If you are mirroring then yes. Unfortunately unless you have a hot swap drive bay system, your gonna have to power down to change the drive though.

    Cheers

    Laurel
     
  15. Stuart Wright

    Stuart Wright
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    It has to be EIDE. I need at least 40 Gig and SCSI drives are too expensive. It's £300 + VAT for the drives as it is. Ok so £25 controller it is, then. And don't mind powering down to swap out HDD. Fingers crossed it would never happen, anyway.
    Thanks again.
     
  16. mjn

    mjn
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    u need to decide whether to go IDE or SCSI RAID.

    IDE is cheaper, but options on RAID are less, and performance isn't the best.

    SCSI is more expensive, but more RAID options, and fast performance.

    IDE controllers that support 0 (stripping), 1 (mirroring) and 0+1 aree quite cheap, around £50.

    SCSI controllers start at about £200, but support all RAID versions.

    Under RAID 1, disk performance does not reduce. But under RAID 5, disk perfermance is reduced, as 4 drives have to do the work of 5, plus fault tolerance is no more, until you replace the faulty drive.
     
  17. laurel

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    I think Spectre beat you to it there mjn :)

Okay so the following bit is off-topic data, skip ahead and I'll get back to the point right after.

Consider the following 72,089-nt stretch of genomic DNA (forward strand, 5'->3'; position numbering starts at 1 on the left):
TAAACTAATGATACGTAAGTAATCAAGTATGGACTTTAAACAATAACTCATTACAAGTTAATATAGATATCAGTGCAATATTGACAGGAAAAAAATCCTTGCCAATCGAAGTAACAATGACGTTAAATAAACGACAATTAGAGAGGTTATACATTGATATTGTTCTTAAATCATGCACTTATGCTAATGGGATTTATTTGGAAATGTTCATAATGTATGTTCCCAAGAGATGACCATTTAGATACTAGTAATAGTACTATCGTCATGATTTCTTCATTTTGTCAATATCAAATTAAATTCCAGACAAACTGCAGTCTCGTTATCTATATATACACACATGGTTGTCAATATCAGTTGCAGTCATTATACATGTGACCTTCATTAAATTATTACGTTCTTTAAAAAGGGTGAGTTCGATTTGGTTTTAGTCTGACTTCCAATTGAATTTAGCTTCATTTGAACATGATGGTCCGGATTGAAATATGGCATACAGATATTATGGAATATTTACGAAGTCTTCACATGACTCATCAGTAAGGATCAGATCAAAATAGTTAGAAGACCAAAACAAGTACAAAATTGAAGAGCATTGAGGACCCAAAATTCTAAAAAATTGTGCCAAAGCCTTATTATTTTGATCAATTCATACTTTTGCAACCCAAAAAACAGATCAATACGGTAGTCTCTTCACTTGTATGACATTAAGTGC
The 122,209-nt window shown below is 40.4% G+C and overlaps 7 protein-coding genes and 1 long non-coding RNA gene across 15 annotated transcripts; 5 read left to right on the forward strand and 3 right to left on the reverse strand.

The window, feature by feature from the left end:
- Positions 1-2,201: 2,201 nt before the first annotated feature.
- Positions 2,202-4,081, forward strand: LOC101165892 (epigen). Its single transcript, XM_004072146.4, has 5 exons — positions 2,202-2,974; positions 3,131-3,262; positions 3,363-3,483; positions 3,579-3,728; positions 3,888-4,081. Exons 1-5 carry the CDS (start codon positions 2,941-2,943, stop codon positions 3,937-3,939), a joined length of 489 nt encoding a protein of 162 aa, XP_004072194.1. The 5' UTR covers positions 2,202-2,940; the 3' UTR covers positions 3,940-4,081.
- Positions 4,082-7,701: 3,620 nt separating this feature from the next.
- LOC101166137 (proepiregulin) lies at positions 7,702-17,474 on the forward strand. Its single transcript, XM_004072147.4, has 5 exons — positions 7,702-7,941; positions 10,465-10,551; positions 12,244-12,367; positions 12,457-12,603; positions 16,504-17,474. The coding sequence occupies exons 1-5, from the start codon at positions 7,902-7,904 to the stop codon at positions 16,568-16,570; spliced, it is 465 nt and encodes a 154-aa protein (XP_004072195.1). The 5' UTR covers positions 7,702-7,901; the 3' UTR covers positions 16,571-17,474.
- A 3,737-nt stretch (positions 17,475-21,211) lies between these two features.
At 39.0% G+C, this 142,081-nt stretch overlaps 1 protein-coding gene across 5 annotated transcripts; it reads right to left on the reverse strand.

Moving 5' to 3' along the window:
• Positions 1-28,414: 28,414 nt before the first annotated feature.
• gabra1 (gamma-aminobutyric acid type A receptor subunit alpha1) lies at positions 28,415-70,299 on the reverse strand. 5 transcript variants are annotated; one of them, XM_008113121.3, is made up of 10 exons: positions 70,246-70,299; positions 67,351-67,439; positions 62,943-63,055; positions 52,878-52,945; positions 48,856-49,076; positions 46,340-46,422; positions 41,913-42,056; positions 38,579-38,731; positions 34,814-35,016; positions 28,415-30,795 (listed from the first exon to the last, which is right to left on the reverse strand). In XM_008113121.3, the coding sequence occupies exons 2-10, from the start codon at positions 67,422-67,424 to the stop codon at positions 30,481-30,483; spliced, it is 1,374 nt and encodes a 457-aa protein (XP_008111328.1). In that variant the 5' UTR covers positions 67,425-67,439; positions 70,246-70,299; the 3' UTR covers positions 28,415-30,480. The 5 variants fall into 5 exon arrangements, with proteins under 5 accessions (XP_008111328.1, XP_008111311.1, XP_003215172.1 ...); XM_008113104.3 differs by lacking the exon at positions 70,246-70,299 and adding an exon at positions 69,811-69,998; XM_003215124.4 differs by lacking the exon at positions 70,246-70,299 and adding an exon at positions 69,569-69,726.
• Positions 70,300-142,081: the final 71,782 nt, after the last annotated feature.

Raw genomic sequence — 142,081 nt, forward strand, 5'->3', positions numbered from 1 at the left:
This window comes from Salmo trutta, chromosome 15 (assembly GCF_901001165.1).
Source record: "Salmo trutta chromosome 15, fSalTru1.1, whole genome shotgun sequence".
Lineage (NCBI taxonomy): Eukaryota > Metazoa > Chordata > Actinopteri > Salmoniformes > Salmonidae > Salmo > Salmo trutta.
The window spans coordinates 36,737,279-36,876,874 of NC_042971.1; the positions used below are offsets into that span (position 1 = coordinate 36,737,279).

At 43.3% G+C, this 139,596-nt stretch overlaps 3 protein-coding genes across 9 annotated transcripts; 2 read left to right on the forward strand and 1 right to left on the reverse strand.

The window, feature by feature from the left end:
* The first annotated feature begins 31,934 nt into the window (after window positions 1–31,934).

For most people, the cost of SCSI is off-putting.

    With the new IDE drives I think IDE RAID is a very good cost/performance compromise, although as you correctly point out - you are limited to modes 0 & 1 or 0+1.

    Personally I'm still baffled as to why SCSI commands a much higher price. It is perhaps only due to the commercial nature of the product and the fact the manufacturers can therefore get away with it. Most organisations with large SCSI arrays will pay the price no problem.

    Cheers

    Laurel
     
  18. mjn

    mjn
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    performance = high price

    if SCSI was cheaper, nobody would buy IDE drives....

    however Adaptec have some IDE Ultra66 / 100 RAID controllers just out, which will do RAID 5, but they are very expensive, but you can't get hot-plug IDE drives, so they are a bit pointless.
     
  19. tomson

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    For general use IDE is more than fast enough in a raid setup. SCSI is great if you need the speed, say for video work using 10k RPM disks in a striped set up, but a bit of an overkill for most other duties.

    SCSI drive prices used to be pretty reasonable before high capacity/high RPM IDE drives took over - now lack of demand has forced up the price.

    Acard and Adaptec both make great controller cards.